Thanks To ExL For Another Great Due Diligence Summit!

Day 1 of the Summit was informative and the speaker line up was impressive.  I would especially like to thank Jack Swig from North Shore InnoVentures Incubator for inviting me to run his workshop with him. I’ll be blogging about some of the data from the other presenters that I found most interesting and include a link to my own presentation below.

Legal and Contracting Strategies That Maximize Partnerships and Ensure a Successful Due Diligence Process: Contracts Associates eXl Due Diligence Seminar 2015

One “contracting strategy” that is worth mentioning here, but was not part of my presentation, was Astra Zeneca’s Carl Jessop’s plea to innovator companies: “Please, never sign long-term contracts with your suppliers!” Apparently AZ has its own suppliers, thank you anyway.

The Affordable Care Act – In One Act

We have been asked what might the effect of the US Supreme Court’s upcoming decision on the Patient Protection Affordable Care Act of 2010 (PPACA), might be on our clients. The sections of the law that most impact clinical site and vendor agreements are: 1) Section 6002 which requires industry to report to CMS any payments or other transfers of value they furnish to physicians and teaching hospitals, and 2) the Medicare Secondary Payer Rule for reporting payments for treatment of study subject injuries.  As an industry, we have no way of knowing what effect the outcome of the SCOTUS decision will be but we’ll be paying attention to the impact it will have on these two requirements, specifically.

The US Health and Human Services website has a nice snapshot of PPACA, as it exists today, and I am including it here, as any discussion ultimately devolves into a jumbled dialogue of sorts, that is really just a bunch of talking points that we counter to the best of our knowledge. This is very high level but the full law can be viewed here. Despite the “buzz”, in my opinion, the law is easy to understand. One may fundamentally disagree with certain of its terms but it is an easy read for any native English speaker.

From HHS:

About the Law

The Affordable Care Act puts consumers back in charge of their health care. Under the law, a new “Patient’s Bill of Rights” gives the American people the stability and flexibility they need to make informed choices about their health. View Key Features of the Affordable Care Act or read a year-by-year overview of features.




Content created by Assist. Sec./Public Affairs – Digital Communications Division Content last reviewed on November 14, 2014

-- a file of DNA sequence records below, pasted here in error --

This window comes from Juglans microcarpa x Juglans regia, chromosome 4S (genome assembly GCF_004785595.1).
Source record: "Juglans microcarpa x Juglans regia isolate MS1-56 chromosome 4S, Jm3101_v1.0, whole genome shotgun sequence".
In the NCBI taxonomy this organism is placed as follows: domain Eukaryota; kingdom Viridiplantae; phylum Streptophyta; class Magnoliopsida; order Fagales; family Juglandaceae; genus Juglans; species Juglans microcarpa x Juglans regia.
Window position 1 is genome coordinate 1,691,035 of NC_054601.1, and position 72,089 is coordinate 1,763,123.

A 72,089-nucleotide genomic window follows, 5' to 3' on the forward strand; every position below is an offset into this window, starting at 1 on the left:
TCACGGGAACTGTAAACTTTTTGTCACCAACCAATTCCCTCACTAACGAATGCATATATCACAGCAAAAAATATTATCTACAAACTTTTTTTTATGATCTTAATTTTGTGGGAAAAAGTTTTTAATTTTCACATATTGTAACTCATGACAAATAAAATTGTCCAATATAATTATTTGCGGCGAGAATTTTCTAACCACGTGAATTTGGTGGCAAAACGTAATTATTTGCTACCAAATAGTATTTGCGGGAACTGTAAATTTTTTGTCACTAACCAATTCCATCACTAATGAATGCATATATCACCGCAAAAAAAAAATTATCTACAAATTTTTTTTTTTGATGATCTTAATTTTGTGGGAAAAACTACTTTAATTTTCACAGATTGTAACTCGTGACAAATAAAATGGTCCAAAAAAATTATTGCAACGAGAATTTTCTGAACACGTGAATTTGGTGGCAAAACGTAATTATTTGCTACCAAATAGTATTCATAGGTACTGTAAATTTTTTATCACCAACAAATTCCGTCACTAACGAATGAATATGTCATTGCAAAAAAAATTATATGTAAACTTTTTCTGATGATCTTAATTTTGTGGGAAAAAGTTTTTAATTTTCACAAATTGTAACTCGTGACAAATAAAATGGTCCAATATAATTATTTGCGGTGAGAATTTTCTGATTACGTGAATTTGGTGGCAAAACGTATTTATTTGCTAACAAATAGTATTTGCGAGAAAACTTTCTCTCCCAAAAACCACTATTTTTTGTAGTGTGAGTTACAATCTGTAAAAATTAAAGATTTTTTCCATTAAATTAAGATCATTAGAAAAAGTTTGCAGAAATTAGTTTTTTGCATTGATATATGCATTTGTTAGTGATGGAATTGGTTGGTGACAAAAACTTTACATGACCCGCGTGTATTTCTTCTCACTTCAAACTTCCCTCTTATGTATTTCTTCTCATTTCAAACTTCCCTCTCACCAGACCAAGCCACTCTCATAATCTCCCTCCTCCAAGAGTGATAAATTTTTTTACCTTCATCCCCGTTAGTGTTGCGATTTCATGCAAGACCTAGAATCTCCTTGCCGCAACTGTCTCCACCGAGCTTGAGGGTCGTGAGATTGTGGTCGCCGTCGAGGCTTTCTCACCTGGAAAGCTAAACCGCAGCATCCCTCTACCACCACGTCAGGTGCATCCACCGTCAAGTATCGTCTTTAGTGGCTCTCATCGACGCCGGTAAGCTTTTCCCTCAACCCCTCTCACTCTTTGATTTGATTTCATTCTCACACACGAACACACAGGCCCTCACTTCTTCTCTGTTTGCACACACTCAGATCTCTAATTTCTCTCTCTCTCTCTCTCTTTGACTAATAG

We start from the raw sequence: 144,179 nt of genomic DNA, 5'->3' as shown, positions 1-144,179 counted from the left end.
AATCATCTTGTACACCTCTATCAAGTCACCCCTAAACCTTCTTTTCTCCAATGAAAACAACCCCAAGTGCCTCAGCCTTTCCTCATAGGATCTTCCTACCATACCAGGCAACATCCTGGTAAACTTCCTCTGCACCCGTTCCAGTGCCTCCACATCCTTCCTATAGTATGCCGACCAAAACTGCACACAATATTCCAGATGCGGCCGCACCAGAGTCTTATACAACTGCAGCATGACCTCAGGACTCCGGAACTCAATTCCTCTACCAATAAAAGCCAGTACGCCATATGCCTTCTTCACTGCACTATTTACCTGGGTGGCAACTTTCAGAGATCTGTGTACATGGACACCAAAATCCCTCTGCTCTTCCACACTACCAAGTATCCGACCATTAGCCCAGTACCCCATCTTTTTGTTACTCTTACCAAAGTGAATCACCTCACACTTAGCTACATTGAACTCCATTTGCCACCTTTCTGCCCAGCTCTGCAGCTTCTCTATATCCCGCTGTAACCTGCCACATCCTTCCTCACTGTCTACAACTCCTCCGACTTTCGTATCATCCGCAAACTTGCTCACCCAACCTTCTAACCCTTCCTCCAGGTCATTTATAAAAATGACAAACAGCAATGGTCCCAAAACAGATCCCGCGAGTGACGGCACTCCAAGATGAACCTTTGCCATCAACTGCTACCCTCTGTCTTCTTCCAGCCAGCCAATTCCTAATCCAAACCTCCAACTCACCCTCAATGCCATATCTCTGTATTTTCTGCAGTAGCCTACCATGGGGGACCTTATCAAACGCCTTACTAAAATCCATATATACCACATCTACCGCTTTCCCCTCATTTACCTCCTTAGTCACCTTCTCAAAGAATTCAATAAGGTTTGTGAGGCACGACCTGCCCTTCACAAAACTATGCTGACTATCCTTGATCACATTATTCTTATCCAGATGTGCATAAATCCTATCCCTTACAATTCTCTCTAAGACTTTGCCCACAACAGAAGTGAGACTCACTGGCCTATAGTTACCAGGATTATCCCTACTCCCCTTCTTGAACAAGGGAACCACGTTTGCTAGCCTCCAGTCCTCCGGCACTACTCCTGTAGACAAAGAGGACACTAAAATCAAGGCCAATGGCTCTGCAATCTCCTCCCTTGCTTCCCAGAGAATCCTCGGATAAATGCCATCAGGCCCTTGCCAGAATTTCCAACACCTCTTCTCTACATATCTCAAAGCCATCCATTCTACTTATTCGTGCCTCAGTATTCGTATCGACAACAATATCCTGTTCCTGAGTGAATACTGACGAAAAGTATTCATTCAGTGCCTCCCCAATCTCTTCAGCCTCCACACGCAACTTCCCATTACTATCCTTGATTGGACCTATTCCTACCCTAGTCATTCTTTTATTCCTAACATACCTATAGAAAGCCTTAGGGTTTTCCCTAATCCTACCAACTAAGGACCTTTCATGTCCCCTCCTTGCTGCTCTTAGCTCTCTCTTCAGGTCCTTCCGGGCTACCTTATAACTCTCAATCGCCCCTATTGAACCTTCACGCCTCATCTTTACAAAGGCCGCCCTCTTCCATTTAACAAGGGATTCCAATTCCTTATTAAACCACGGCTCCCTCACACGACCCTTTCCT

MA BIO CRO Symposium

Looking forward to re-connecting with some of our clients and other industry colleagues on Monday, May 5th at the MA BIO CRO Symposium. I will be facilitating one of the Roundtable discussions: “Legal and Contracting Strategies That Maximize CRO Partnerships and Ensure Success”.  Please stop by to say “hi” if you are attending.

Boston Strong

Thank you Diana!

I cannot thank Diana S. (one of our clients) enough for sending us our own copy of the Sports Illustrated Boston Marathon retrospective! We were working on a project together that fateful week and, although her office is in New Jersey, I really felt as if we were experiencing the bombing, manhunt and lockdown together.

For those of you who do not live in Boston, this may not seem like a big deal but copies of this SI edition flew off of the shelves and, as much as I wanted to have one, I could not find one. Luckily, Diana’s husband works for SI; proving once again that it is good to have friends with connections!




Not so fast: NY’s highest court rules that “lost profits can sometimes be general (or direct) damages”

Whether or not it makes sense to waive all indirect and consequential damages in a services agreement is a question for another day (we think it is not, by the way) but a recent ruling in Biotronik v. Conor Medsystems Ireland calls into question a contract term that we thought was enforceable: a limitation of liability clause that precludes consequential damages.

Before we get into this ruling, it is worth mentioning that Contracts Associates prefers to exclude limitation of liability provisions from contracts in order to preserve the availability of all types of damages permitted under law for claims our clients may against the other party. It just does not seem like sound practice to advise one not to avail oneself of remedies provided by contract law that has carved out adequate remedies for centuries.